Archive for September, 2009

INTEL KEEPS MOORE’S LAW ALIVE

September 14, 2009

Intel’s launch of mainstream high-performance chips for consumers is good news.

The Intel “Lynnfield “  Core i7 and i5 launch along with the Intel P55 chipset for newer motherboards, will bring computing speed up a notch or two, with a wide price choice of computer configerations for consumers.

But don’t expect these new “i” Intel PCs to be in consumer stores before the holiday season, unless you are an ethusiast and want to build your own.

Last year, Intel had introduced the highest end of this chip family with an awesome 8-core i7 3.2 GHz, itself costing more than today’s average selling desktop computer.  

I have been using both these new chips for the past several weeks with Intel’s high performance SSD (solid state drive) 80 GB drive and three gigabytes of DDR3 RAM and an NVIDIA GFORCE GTX 8800 on Windows Vista and the upcoming Windows 7, with a clean install. But I also ran these chips on my working Vista spinning harddrive with tones of legacy programs, to see how the new chips run a PC with “baggage.”

For one, from a cost perspective, expect these PCs to cost more than today’s, with more  expensive DDR3 memory, about 50 per cent more than DDR2 RAM and new motherboards.

There are 774 million transistors in these chips, and unlike current  CPUs, use the new for the LGA1156 socket…in other words, they will not fit on your older PC configuration.  In fact, these new Intel Desktop Board DP55KG I used does not accommodate any IDE connections anymore. Say goodbye to floppies and say hello to SATA compatible internal DVD/RW readers.

Here is a brief listing of what these chips offer:

Intel® Core™ i7-800 processor series

  • Intel® Hyper-Threading Technology delivers 8-threaded performance on 4 cores
  • Intel® Turbo Boost Technology
  • 8M Intel® Smart Cache
  • Integrated Memory Controller with support for 2 channels of DDR3 1333 memory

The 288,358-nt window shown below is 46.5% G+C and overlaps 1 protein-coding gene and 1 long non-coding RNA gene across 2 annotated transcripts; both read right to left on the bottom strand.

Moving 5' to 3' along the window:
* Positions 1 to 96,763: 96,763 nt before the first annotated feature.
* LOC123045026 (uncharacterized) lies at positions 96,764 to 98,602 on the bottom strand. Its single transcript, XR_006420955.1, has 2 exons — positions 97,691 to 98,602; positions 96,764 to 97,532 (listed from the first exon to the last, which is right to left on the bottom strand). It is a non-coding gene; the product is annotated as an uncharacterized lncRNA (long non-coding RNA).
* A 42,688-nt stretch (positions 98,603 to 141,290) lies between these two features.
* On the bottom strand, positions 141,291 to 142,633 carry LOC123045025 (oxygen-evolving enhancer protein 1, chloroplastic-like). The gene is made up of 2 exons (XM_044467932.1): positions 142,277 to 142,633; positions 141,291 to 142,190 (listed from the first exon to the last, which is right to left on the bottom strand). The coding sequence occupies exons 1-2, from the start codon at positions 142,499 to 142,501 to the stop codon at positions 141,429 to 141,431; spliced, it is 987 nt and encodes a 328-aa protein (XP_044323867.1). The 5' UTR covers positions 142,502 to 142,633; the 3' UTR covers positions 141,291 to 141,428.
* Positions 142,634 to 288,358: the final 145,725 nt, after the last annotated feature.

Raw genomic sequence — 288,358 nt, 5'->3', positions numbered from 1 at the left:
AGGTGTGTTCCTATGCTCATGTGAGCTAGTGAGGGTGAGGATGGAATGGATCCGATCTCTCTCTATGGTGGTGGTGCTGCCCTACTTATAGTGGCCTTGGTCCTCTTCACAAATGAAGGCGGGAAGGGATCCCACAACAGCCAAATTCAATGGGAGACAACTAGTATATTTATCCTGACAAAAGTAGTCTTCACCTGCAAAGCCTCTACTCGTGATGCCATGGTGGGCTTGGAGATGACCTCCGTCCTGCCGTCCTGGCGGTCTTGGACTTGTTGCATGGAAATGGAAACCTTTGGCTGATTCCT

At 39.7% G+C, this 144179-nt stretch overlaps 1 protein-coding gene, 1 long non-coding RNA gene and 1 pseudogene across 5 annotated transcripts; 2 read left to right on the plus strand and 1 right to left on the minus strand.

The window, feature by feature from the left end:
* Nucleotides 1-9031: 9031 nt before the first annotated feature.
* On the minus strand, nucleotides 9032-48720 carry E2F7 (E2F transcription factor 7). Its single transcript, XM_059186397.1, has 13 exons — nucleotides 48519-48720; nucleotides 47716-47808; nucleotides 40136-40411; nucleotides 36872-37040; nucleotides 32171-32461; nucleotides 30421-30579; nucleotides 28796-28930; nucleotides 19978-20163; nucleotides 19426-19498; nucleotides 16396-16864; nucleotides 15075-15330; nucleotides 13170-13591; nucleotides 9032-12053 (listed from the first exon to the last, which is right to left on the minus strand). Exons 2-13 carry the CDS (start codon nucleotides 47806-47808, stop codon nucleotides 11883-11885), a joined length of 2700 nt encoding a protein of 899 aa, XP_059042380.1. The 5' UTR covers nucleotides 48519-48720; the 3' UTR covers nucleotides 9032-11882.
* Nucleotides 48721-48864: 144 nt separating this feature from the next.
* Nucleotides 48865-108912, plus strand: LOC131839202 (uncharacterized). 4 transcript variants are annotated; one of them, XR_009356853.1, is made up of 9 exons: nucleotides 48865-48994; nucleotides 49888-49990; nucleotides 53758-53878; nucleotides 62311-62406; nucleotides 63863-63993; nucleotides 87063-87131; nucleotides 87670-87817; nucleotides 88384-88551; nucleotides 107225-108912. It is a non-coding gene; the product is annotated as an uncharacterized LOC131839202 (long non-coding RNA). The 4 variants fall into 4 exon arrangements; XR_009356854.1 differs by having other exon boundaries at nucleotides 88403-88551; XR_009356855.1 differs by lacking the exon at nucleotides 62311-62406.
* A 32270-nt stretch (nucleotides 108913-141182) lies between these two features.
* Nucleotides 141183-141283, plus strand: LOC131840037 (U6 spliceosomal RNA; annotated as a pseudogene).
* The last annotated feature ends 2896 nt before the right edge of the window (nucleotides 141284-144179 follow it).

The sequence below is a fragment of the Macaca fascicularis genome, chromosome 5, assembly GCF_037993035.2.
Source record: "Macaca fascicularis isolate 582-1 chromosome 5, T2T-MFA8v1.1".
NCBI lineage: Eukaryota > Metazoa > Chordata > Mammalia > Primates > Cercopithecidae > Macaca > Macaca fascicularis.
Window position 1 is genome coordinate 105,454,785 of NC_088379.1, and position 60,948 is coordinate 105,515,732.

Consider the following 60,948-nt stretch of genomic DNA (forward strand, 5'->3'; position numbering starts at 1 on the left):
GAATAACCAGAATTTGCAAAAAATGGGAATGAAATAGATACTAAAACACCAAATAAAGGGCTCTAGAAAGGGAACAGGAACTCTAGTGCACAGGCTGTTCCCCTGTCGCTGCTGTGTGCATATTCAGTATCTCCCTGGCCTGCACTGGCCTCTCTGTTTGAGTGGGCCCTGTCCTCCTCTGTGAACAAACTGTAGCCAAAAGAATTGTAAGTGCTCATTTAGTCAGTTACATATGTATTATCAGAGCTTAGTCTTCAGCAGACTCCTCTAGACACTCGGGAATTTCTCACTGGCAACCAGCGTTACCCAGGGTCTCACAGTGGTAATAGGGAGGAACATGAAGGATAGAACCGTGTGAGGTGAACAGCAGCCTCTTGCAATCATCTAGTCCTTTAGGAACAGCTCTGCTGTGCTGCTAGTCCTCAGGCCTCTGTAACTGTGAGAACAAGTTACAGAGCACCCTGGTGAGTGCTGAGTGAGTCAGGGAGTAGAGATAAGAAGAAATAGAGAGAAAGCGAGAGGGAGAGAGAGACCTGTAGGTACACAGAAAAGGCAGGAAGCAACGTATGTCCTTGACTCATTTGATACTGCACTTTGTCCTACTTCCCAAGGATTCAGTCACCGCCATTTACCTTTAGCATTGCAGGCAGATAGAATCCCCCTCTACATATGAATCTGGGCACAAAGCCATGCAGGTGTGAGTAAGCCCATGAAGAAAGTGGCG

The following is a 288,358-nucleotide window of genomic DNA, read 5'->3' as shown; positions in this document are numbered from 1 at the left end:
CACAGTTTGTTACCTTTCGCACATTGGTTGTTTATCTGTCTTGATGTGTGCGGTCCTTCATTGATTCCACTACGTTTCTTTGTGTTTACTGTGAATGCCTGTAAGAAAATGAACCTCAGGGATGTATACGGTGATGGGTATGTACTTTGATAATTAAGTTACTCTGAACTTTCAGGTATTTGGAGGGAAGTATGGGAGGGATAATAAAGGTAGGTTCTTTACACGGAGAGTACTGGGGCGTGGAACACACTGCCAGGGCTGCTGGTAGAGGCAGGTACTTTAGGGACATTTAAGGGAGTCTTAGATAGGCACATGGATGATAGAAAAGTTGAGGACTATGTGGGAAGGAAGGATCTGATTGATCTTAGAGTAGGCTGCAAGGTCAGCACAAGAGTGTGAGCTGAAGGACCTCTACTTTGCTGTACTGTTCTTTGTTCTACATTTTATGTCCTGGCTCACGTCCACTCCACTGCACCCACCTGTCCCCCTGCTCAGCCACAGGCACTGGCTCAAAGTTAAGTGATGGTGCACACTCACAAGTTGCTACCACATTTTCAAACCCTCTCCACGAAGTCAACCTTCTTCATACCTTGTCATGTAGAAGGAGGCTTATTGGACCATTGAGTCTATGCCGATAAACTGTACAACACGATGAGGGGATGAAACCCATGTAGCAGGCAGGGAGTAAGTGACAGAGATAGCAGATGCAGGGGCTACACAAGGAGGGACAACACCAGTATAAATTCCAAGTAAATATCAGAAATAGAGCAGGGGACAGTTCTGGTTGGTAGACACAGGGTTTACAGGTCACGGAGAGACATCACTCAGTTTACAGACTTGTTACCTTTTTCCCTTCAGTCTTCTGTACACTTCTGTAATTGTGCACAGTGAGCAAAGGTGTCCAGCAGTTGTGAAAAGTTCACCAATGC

• PCI Express* 2.0 discrete graphics flexibility for multiple graphics card configurations

Intel® Core™ i5-700 processor series

  • Intel® Turbo Boost Technology
  • 8M Intel® Smart Cache
  • Integrated Memory Controller with support for 2 channels of DDR3 1333 memory
  • PCI Express* 2.0 discrete graphics flexibility for multiple graphics card configurations

Intel® P55 Express Chipset

  • Support for 6 SATA ports at 1.5 Gbps and 3Gbps with Intel® Matrix Storage Manager providing RAID 0/1/5/10
  • Intel® HD Audio, 8 PCI Express* 2.0 (2.5 Gbps) x1 ports and 14 USB 2.0 ports with 2 independent EHCI controllers

Here is the three chip size, speeds and internal memory.

Processor Clock speed(GHz) Max Turbo Frequency (GHz) Cache Memory Speed Support TDP Processor Generation
Intel® Core™ i7-870 2.93 3.60 8 MB DDR3-1333MHz 95W New Intel® Core™ Microarchitecture  (Nehalem) 45nm
Intel® Core™ i7-860 2.80 3.46
Intel® Core™ i5-750 2.66 3.20

 

How do they perform?

Compared to a Intel Core2 Quad Processor Q9650 (12M Cache, 3.00 GHz, 1333 MHz FSB) I have been using, the i5-750 2.66 holds its own at par, but with a higher PCMark Vantage Overall Score 5957 compared to the 4810  of my legacy system, while the i7-870 was an impressive  6226.

In all, the i5 is in fact a better CPU than last year’s king if the hill while the i7-870 2.9 GHz, is ahead of the pack, with a very stable Max Turbo Frequency of 3.6 GHz.

As for my older well used Vista install? Well, I can say with no hesitation that it ran noticeably faster.

Moore’s Law continues.

I am away for a month in Europe, but will be reporting in more detail from computer makers upon my return as well as what new features the motherboard makers will have on their P55 ship sets.

For more information go to www.intel.com

Is LED TV a new kind of TV?

September 2, 2009

Since my last two TV stories, I have received emails asking me about what the new LED TVs are about. Even TV stores I frequently visit, are getting questions from consumers asking to see the LED models.

So listen up folks. LED HDTVs are still LCD TVs but instead of the traditional panel lighting source, they use LED light instead. It’s brighter, offers wider contrast, energy efficient and displays pure whites. Most LED  LCD TVs use backlight LED, where the LED lamps are evenly spaced out behind the glass panel. But with some smart engineering, like Samsung’s new one-inch-thick UN46B7000 46-inch LED LCD TVs, you get the best of both worlds…anLCD on steroids that is a third the thickness of competitors and looks just as evenly lighted as backlight LCD LED sets.  To read my latest story on what is new in TVs in stores now, go to:

http://www2.canada.com/edmontonjournal/columnists/story.html?id=190b3a76-9441-4db5-9574-271af663fa96